Duke Hosts Conference Evaluating Genetic 'Fingerprinting' Methods
DURHAM, N.C. - Researchers from around the world will gather at Duke University Medical Center Dec. 18 and 19 to review and critically evaluate available methods for analyzing the large data sets generated from the latest genetic screening technology known as "microarrays."
Microarrays are used to screen tissue for expression or mutation of thousands of genes or proteins simultaneously, essentially "fingerprinting" the tissue. Applications for these microarrays, or "gene chips," include comparing genomes between species and comparing normal tissue to cancerous tissue to identify telltale differences.
But while potential applications for microarrays are growing every day, the vast amounts of information contained in these data sets require considerable computer power to sort through, and no standard for their analysis has been established.
The Bioinformatics Shared Resource at Duke Comprehensive Cancer Center organized the Critical Assessment of Techniques for MicroArray Data Mining conference - or "CAMDA '00 " - where researchers will create new methods or use current methods to analyze either or both of two previously released data sets and then submit their results as posters. Selected researchers will present their results orally as well.
"Those interested in the conference will be mathematicians, statisticians, computer scientists, bioinformatics researchers, molecular biologists and others involved in biology research," said Kim Johnson, director of the Bioinformatics Shared Resource and the conference's director.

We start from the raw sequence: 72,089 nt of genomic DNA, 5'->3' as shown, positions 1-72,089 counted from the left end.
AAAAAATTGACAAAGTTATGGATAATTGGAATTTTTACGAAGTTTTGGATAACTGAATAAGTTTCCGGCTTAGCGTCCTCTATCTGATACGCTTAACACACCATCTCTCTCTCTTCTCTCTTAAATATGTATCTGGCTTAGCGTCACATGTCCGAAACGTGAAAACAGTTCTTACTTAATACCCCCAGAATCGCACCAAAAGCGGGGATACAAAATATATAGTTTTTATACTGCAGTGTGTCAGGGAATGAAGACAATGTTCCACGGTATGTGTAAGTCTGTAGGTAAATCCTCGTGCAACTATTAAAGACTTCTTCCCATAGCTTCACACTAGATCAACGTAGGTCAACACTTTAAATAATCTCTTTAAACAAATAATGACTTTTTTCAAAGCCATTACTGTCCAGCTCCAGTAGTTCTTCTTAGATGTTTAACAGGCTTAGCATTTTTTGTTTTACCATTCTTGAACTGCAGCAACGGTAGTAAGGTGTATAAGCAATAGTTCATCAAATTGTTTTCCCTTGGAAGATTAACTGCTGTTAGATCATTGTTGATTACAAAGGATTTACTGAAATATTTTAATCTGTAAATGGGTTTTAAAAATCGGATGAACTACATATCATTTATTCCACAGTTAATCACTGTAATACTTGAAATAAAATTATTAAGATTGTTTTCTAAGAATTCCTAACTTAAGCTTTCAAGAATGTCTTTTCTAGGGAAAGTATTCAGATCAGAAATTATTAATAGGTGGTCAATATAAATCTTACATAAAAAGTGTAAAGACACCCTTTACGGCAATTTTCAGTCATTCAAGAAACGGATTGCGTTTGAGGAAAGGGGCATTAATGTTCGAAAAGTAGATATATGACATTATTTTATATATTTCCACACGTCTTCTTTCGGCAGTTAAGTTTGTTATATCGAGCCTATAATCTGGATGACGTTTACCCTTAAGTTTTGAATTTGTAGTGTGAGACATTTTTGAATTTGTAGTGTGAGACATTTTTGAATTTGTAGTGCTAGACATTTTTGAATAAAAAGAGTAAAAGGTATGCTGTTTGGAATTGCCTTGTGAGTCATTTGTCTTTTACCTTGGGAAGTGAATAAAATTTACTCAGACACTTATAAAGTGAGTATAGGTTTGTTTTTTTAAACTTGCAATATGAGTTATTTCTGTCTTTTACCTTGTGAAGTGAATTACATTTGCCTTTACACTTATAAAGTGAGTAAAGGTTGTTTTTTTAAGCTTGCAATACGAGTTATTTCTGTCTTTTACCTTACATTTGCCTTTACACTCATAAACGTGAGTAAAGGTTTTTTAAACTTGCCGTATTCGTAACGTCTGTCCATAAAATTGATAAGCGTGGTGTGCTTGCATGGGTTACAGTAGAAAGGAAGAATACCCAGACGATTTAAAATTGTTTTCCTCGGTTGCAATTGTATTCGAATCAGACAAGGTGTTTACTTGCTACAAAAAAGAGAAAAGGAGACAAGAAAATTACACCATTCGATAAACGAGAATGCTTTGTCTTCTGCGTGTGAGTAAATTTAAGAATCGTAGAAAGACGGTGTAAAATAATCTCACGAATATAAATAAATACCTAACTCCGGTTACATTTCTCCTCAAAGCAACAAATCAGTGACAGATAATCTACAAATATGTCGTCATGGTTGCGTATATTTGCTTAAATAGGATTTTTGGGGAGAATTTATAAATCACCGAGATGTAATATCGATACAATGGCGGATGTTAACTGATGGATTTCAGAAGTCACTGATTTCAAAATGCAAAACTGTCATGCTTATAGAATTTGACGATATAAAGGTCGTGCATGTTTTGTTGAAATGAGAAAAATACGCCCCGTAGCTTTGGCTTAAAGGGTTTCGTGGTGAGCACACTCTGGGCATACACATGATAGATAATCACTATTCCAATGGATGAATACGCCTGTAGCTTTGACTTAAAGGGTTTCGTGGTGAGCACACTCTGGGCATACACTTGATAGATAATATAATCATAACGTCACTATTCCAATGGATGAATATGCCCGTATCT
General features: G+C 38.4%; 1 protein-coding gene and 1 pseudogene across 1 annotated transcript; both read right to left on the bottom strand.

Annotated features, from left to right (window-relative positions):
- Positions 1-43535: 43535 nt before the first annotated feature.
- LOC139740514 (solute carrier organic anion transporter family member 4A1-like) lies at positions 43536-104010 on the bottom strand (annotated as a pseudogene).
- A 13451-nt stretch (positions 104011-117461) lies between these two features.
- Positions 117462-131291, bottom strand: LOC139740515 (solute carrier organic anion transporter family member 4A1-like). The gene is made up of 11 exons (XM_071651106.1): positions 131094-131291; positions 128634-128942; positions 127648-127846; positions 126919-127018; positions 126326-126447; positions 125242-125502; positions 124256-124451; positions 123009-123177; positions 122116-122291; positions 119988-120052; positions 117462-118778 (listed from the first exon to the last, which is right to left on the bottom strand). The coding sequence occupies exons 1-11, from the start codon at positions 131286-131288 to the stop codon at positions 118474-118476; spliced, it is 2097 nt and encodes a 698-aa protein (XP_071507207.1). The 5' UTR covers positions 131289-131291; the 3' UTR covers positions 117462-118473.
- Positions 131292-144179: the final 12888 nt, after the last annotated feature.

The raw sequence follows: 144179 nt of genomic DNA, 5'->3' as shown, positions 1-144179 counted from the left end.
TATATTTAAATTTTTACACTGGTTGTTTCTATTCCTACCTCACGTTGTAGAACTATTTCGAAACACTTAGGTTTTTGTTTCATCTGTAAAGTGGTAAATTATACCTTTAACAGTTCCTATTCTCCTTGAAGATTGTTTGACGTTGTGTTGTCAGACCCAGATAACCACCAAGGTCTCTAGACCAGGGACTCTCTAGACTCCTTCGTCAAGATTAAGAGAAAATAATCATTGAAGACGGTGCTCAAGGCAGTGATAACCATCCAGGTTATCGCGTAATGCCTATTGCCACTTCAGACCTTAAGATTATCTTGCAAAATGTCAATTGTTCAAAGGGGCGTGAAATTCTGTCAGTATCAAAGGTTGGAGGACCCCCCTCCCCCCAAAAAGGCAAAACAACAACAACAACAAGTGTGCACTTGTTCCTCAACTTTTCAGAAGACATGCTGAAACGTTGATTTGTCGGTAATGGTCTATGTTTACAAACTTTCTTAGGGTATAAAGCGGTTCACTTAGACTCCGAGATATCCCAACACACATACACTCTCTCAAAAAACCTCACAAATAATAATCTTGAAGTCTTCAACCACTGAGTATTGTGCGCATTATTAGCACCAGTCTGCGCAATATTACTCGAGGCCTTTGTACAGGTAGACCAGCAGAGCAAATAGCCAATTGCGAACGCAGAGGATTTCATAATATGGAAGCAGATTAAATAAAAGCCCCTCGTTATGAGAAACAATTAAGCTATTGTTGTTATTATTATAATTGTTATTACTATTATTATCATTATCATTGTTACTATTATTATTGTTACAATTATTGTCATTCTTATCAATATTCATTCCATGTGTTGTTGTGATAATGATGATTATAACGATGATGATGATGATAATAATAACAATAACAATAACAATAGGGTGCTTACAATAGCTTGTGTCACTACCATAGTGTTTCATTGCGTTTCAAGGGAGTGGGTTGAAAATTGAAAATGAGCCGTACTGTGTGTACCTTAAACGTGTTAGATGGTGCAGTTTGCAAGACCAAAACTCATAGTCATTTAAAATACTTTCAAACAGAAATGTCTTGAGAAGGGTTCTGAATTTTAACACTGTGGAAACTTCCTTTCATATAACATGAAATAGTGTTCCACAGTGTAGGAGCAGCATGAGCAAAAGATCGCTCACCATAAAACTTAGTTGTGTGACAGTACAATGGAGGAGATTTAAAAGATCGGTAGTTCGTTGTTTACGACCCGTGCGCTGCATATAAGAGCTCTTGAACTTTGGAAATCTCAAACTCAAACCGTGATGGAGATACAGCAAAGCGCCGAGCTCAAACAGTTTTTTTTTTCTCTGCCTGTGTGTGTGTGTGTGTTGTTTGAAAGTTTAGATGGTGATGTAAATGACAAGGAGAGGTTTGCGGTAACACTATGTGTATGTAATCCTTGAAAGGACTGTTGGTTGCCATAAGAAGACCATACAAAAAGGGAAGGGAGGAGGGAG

Among those presenting or attending are researchers from New Zealand, Japan, Korea, Iceland, France and the United States. Scheduled keynote speakers are Michael West of Duke at 9 a.m. Dec. 18 and Gavin Sherlock of Stanford University at 9 a.m. Dec. 19. Athel Cornish-Bowden of the National Center for Scientific Research, Marseille, France will give closing remarks on "The Future of Genomics."
For more information, see CAMDA '00 online at . Conference sponsors include the Duke Specialized Program of Research Excellence in Breast Cancer, the North Carolina Biotechnology Center, the publication The Scientist and The Research Place, a software company in Fairfax, Va.